ATLANTA -- More than a third of breast cancer survivors gradually stop getting annual mammographies, according to a new study.
The results may indicate that women grow complacent about screening once they get past the medical scare, said the study's lead author, Dr. Chyke Doubeni, assistant professor at the University of Massachusetts Medical School in Worcester.
Others said it is more likely that survivors avoid screenings because they dread a recurrence of the cancer and additional treatment.
''They're fearful something's going to be found," said Dr. Kathryn Edmiston, an oncologist who specializes in breast cancer patients, of UMass Memorial Medical Center in Worcester.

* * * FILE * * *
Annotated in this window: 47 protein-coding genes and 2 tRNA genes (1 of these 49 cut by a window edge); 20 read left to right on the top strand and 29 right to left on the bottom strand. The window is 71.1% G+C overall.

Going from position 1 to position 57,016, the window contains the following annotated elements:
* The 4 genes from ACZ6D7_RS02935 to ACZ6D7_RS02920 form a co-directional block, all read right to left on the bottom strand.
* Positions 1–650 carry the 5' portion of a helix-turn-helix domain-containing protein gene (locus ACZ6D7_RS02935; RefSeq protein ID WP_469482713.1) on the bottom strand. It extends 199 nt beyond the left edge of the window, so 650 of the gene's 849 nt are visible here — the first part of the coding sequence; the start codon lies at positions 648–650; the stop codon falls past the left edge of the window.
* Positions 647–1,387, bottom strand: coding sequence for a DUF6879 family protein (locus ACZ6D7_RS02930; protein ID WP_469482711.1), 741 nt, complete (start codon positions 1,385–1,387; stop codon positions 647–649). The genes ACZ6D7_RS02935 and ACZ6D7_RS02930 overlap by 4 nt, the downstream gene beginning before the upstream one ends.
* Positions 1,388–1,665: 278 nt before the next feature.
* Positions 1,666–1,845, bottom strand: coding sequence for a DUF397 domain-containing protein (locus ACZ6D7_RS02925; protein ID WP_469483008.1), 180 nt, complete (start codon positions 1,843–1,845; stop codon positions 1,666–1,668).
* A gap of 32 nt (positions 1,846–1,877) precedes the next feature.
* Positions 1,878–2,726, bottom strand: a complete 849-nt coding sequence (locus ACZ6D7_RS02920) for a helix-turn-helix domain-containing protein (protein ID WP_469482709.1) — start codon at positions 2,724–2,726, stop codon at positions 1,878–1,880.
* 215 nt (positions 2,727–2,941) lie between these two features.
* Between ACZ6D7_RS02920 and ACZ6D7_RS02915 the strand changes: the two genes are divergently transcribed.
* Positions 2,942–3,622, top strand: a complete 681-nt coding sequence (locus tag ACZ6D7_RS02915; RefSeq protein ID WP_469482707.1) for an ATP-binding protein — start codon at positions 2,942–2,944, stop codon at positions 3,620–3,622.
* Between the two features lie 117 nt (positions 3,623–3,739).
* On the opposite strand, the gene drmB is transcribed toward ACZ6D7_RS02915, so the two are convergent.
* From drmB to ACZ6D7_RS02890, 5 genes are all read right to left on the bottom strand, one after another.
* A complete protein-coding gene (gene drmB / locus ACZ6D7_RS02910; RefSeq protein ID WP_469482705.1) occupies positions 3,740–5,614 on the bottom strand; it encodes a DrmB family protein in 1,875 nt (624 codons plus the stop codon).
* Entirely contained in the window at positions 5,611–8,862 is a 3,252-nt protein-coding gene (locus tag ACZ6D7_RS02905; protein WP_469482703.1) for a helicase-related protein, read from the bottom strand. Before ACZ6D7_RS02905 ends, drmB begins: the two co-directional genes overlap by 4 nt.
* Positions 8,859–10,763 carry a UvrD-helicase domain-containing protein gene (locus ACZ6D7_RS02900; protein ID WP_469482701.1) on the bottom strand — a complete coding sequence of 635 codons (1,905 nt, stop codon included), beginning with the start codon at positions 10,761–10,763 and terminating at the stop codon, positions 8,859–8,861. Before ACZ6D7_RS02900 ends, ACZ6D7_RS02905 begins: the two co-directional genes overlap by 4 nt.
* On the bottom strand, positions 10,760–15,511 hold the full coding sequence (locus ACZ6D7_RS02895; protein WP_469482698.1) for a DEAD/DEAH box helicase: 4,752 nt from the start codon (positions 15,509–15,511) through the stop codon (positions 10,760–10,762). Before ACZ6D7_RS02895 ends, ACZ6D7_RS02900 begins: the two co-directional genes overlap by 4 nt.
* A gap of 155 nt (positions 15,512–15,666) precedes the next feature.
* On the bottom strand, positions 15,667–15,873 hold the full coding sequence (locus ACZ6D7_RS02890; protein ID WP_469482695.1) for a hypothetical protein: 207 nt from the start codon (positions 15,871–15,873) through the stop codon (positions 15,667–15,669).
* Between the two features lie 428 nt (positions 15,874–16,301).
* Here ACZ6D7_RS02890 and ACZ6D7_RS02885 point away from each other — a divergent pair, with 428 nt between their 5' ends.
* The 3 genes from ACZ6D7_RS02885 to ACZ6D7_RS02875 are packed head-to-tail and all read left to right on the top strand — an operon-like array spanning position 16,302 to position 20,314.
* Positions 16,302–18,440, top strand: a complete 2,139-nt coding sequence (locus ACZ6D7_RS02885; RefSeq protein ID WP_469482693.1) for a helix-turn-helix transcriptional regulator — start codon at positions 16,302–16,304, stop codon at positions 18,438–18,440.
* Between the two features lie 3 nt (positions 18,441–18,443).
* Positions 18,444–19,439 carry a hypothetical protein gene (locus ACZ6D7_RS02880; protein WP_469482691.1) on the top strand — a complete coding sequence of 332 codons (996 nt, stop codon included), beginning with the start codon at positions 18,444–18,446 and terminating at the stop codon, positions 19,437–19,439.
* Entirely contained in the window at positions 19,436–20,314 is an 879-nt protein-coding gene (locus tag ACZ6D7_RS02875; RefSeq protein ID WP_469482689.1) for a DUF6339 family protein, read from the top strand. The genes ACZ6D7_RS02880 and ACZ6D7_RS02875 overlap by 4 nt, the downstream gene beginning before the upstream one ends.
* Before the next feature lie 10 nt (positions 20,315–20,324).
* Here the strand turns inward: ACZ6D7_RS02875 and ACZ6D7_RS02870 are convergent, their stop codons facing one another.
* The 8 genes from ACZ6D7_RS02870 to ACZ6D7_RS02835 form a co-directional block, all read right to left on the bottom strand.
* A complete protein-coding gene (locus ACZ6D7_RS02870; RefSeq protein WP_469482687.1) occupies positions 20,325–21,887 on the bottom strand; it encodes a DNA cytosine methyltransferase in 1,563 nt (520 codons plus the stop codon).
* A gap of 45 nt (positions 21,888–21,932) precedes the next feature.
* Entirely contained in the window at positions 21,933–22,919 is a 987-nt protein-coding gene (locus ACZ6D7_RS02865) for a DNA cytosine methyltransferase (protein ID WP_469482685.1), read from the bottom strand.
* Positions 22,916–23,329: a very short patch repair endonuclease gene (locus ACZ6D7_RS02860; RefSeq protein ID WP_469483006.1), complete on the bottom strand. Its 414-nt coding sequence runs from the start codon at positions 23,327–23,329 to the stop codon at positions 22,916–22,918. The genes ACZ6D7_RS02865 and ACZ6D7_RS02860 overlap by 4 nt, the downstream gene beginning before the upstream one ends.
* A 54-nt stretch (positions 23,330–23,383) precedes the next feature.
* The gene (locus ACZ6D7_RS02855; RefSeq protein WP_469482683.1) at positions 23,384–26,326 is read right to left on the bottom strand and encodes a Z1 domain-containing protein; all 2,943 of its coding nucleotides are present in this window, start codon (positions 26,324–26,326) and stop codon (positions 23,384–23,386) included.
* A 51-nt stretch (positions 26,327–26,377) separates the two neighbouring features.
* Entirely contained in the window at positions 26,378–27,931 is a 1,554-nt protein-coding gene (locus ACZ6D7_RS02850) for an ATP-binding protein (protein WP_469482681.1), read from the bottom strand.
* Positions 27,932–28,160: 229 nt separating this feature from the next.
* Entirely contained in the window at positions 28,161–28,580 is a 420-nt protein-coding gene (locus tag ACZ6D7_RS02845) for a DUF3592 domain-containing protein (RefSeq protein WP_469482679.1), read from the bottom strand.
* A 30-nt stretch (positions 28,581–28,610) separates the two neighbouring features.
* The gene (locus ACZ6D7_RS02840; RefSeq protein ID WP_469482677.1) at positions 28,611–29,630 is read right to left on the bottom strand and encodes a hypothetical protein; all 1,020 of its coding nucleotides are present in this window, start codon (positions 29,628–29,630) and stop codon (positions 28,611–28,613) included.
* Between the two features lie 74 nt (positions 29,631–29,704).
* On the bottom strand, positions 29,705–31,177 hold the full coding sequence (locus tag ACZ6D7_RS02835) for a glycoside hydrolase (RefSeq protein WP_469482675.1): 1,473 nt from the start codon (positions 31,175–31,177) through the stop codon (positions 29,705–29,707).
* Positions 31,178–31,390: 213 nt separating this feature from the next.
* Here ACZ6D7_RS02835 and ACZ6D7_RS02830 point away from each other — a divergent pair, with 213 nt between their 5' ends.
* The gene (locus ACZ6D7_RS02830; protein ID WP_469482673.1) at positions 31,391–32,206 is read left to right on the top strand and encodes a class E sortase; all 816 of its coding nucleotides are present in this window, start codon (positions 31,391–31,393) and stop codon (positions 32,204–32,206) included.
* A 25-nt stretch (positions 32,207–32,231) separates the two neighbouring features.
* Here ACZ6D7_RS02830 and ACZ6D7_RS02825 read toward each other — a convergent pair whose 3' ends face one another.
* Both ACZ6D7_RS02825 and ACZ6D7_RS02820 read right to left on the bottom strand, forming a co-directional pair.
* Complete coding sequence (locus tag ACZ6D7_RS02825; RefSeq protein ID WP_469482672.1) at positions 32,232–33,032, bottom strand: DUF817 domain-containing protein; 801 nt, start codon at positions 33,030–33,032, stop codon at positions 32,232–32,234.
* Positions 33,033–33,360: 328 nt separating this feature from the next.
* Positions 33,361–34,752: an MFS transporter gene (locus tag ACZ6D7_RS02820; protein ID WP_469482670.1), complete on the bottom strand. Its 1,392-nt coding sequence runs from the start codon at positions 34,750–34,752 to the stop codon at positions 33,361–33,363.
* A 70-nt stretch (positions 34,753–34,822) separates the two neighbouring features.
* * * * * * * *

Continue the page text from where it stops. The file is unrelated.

The study found that 63 percent of women were getting annual mammographies five years after breast cancer surgery. The findings were reported in Cancer, a medical journal published by the Atlanta-based American Cancer Society.
About 2.3 million US women have been treated for breast cancer, and they are considered to be at three times the risk for tumors in the other, unaffected breast than women with no such medical history.
The American Cancer Society recommends that all women 40 and older get an annual mammography But studies have shown that about 58 percent of women over 40 do.
Few studies have looked at how often breast cancer survivors get mammographies.
''The assumption has been that once women have had breast cancer, they're going to recognize the value of a mammography and get it done," Edmiston said.
In this study, researchers reviewed medical records for 797 women who were diagnosed with breast cancer in 1996 or 1997. All were 55 and older, although the average age was 69.5. All received care from health systems in Worcester, Detroit, Minneapolis, or Oakland, Calif. More than 80 percent were white.